Yesterday's blade was a 12th-use Derby extra; today's was a 12th-use Ming Shi.

Yesterday's shave was not so good, and I gratefully deposited the Derby blade in my recycle can. Today's shave wasn't bad -- much better than yesterday's -- but I also ditched the Ming Shi into the recycle can for greener pastures, so to speak.

Bottom line, the Ming Shi blade is one I could use regularly and isn't the junk that I had previously feared it would be.

Happy shaving.

Tuesday, September 26, 2017

My Final Word on A Tale of Two Blades: Ming Shi vs. Derby Extra

I had my tenth shave yesterday with the Ming Shi DE blade that came with my Ming Shi 2000S (Merkur Futur look-alike) razor. I also use the 2000S razor for that shave. I got a close, comfortable shave.

Today I chose to use the Parker Variant razor and a sixth-shave Derby Extra blade. I also got a close shave, and the outcome was comfortable as well. But during the shave, the Derby was rough feeling.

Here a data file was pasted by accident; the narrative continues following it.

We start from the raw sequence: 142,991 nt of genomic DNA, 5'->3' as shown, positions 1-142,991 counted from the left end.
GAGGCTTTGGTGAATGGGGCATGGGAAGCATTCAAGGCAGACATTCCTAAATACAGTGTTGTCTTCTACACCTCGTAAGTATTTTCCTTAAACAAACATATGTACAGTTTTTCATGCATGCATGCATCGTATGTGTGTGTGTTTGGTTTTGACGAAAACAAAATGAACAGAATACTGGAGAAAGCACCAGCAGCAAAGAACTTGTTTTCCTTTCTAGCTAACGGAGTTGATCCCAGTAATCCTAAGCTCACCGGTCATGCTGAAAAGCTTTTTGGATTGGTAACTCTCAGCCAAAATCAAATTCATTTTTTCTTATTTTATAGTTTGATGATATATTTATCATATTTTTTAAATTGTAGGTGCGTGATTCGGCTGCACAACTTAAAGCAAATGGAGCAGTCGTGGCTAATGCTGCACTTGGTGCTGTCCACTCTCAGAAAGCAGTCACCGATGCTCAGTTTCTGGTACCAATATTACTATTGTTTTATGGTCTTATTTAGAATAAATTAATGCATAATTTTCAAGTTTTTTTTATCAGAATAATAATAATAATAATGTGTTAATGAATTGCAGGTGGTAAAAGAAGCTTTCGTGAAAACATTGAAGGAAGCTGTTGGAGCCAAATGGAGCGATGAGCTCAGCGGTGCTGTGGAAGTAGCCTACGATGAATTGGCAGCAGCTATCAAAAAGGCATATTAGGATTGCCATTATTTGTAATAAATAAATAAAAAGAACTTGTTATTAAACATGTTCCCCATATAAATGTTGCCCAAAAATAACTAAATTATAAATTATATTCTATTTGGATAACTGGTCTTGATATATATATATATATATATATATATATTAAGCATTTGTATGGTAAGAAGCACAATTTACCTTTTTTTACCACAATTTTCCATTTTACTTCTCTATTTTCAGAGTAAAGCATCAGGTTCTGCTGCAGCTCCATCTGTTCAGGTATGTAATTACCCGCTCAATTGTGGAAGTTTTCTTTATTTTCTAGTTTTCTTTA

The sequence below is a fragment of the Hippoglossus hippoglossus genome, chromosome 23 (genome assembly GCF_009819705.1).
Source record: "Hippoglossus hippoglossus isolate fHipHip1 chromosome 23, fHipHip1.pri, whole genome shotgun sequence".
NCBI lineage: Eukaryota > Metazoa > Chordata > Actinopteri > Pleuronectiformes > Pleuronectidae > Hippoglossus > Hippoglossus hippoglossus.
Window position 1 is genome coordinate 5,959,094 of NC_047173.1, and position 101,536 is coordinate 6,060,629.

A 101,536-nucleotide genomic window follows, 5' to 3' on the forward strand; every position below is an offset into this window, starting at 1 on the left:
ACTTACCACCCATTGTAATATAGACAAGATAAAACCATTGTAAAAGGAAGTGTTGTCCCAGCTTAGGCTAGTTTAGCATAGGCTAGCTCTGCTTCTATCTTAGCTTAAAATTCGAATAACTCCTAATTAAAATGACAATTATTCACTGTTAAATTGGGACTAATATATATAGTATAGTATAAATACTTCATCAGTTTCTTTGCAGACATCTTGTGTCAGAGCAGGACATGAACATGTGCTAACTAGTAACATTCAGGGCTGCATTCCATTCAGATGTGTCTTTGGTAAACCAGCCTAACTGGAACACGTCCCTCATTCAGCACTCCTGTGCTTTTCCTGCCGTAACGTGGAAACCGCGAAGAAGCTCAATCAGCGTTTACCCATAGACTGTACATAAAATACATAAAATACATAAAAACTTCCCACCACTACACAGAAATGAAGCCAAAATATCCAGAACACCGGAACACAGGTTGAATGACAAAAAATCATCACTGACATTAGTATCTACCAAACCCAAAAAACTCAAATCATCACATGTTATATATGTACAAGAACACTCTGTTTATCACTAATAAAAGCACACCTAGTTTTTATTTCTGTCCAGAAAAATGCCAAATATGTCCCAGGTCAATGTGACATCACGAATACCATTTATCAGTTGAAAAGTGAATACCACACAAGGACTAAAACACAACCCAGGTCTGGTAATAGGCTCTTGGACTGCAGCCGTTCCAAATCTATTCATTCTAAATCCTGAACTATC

Comparing the Derby to the Ming Shi blade, I actually prefer the Ming Shi for both comfort and longevity. (Ming Shi blades are available on eBay.)

I took two passes for both shaves -- but as you may know, my shaves are almost never the much bandied-about process of with grain, then across grain, then against grain. If I make two passes, which I often do, then the first pass will be vertical over most of my face and neck in the direction that is most against the grain. This means, for example, that on my cheeks and upper neck I shave upwards. On my lower neck I shave downwards. (On my lips and chin, my stroke direction varies according to the blade brand, how many shaves for which it's been used, the razor, and razor setting if adjustable.

For both shaves, yesterday and today, I used a razor setting of one for both first passes.

For my second of two passes, I will normally shave directly against the grain -- again excepting lips and chin, where I simply make the necessary strokes to optimize closeness. For the second passes on both days, I used a setting of two on the adjustable razors.

Today, I stopped there. On days when I'm feeling obsessive about the closeness of my shave, like yesterday, I'll make the necessary clean-up strokes to maximize smoothness.

An important note is that in these shaves, I don't believe that the choice of razor made much difference. Both of these razors are, on my skin, pretty damned smooth shavers.